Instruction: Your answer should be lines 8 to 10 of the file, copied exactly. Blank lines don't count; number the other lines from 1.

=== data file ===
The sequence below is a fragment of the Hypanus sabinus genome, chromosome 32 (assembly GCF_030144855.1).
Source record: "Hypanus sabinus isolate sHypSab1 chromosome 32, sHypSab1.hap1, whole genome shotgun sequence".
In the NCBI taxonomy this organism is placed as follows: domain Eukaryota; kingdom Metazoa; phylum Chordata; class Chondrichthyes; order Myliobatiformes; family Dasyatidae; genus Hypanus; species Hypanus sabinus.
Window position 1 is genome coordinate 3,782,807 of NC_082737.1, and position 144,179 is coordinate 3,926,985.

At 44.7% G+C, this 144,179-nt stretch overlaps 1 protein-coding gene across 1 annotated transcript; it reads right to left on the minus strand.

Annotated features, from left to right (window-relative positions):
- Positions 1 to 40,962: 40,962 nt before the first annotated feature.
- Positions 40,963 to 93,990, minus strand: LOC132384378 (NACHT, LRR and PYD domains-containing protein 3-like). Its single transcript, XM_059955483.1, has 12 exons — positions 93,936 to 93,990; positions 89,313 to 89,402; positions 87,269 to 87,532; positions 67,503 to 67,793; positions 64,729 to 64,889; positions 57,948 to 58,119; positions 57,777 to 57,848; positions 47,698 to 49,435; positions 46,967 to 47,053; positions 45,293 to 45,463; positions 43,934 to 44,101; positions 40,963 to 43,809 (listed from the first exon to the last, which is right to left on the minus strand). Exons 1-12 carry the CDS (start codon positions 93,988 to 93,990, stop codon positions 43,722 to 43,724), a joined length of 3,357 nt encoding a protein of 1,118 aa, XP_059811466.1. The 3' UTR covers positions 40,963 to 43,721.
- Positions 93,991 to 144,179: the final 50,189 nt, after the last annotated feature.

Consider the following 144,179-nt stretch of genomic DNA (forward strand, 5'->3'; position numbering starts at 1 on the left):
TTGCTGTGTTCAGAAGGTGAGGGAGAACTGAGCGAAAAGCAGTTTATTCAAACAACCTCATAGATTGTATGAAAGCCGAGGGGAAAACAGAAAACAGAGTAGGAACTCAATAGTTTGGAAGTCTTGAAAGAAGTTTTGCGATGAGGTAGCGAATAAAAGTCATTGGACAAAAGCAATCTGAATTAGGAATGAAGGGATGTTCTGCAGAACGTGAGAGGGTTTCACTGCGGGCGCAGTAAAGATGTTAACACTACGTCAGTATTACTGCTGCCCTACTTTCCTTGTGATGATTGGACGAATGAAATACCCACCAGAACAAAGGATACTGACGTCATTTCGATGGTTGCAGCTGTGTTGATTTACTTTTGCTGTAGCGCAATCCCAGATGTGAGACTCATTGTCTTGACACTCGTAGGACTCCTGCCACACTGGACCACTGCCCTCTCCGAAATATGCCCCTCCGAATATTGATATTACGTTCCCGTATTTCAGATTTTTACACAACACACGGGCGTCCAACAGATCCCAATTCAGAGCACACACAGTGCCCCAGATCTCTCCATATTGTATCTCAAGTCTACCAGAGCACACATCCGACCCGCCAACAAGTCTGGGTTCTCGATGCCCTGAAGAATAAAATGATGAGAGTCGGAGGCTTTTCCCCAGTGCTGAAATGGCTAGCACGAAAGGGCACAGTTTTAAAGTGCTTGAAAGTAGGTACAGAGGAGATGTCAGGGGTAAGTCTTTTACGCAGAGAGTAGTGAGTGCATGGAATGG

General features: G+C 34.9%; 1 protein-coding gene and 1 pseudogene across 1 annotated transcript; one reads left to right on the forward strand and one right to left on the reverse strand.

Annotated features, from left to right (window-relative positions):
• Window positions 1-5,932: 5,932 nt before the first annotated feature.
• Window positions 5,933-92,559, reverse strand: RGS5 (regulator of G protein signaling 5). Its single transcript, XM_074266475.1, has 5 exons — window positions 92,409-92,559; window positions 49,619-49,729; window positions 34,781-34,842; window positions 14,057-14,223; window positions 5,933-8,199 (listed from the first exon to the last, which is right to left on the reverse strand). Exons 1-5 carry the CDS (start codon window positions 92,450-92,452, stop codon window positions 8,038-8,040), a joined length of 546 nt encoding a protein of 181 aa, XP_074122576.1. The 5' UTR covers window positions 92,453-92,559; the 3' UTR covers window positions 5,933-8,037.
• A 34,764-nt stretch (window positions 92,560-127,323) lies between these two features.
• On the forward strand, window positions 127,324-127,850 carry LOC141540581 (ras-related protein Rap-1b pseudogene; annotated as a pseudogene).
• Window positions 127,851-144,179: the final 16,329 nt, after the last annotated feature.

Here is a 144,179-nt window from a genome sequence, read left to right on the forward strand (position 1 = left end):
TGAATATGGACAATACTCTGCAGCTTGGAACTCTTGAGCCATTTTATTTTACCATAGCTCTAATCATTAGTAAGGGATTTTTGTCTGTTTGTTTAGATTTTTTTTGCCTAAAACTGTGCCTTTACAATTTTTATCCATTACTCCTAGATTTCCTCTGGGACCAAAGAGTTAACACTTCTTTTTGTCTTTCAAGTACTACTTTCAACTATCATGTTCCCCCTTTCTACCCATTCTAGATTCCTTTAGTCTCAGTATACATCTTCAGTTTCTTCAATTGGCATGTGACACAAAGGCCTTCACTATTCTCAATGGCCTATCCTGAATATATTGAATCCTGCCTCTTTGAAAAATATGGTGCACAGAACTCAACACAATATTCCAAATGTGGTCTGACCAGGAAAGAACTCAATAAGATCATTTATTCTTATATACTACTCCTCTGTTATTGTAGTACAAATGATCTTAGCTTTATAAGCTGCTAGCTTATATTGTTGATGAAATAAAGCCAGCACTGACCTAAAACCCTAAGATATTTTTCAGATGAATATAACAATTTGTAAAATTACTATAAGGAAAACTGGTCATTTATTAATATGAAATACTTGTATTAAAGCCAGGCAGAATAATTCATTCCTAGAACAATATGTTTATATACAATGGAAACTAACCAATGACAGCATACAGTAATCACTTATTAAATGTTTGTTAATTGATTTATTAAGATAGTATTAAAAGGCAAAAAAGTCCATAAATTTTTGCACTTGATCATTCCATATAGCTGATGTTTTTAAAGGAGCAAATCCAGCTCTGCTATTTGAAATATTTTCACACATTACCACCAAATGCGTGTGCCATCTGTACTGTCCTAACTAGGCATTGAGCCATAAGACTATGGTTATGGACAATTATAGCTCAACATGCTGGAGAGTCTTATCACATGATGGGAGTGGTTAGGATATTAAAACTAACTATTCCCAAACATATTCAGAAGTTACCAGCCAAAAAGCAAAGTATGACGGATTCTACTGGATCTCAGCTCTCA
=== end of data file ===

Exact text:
- Positions 40,963 to 93,990, minus strand: LOC132384378 (NACHT, LRR and PYD domains-containing protein 3-like). Its single transcript, XM_059955483.1, has 12 exons — positions 93,936 to 93,990; positions 89,313 to 89,402; positions 87,269 to 87,532; positions 67,503 to 67,793; positions 64,729 to 64,889; positions 57,948 to 58,119; positions 57,777 to 57,848; positions 47,698 to 49,435; positions 46,967 to 47,053; positions 45,293 to 45,463; positions 43,934 to 44,101; positions 40,963 to 43,809 (listed from the first exon to the last, which is right to left on the minus strand). Exons 1-12 carry the CDS (start codon positions 93,988 to 93,990, stop codon positions 43,722 to 43,724), a joined length of 3,357 nt encoding a protein of 1,118 aa, XP_059811466.1. The 3' UTR covers positions 40,963 to 43,721.
- Positions 93,991 to 144,179: the final 50,189 nt, after the last annotated feature.

Consider the following 144,179-nt stretch of genomic DNA (forward strand, 5'->3'; position numbering starts at 1 on the left):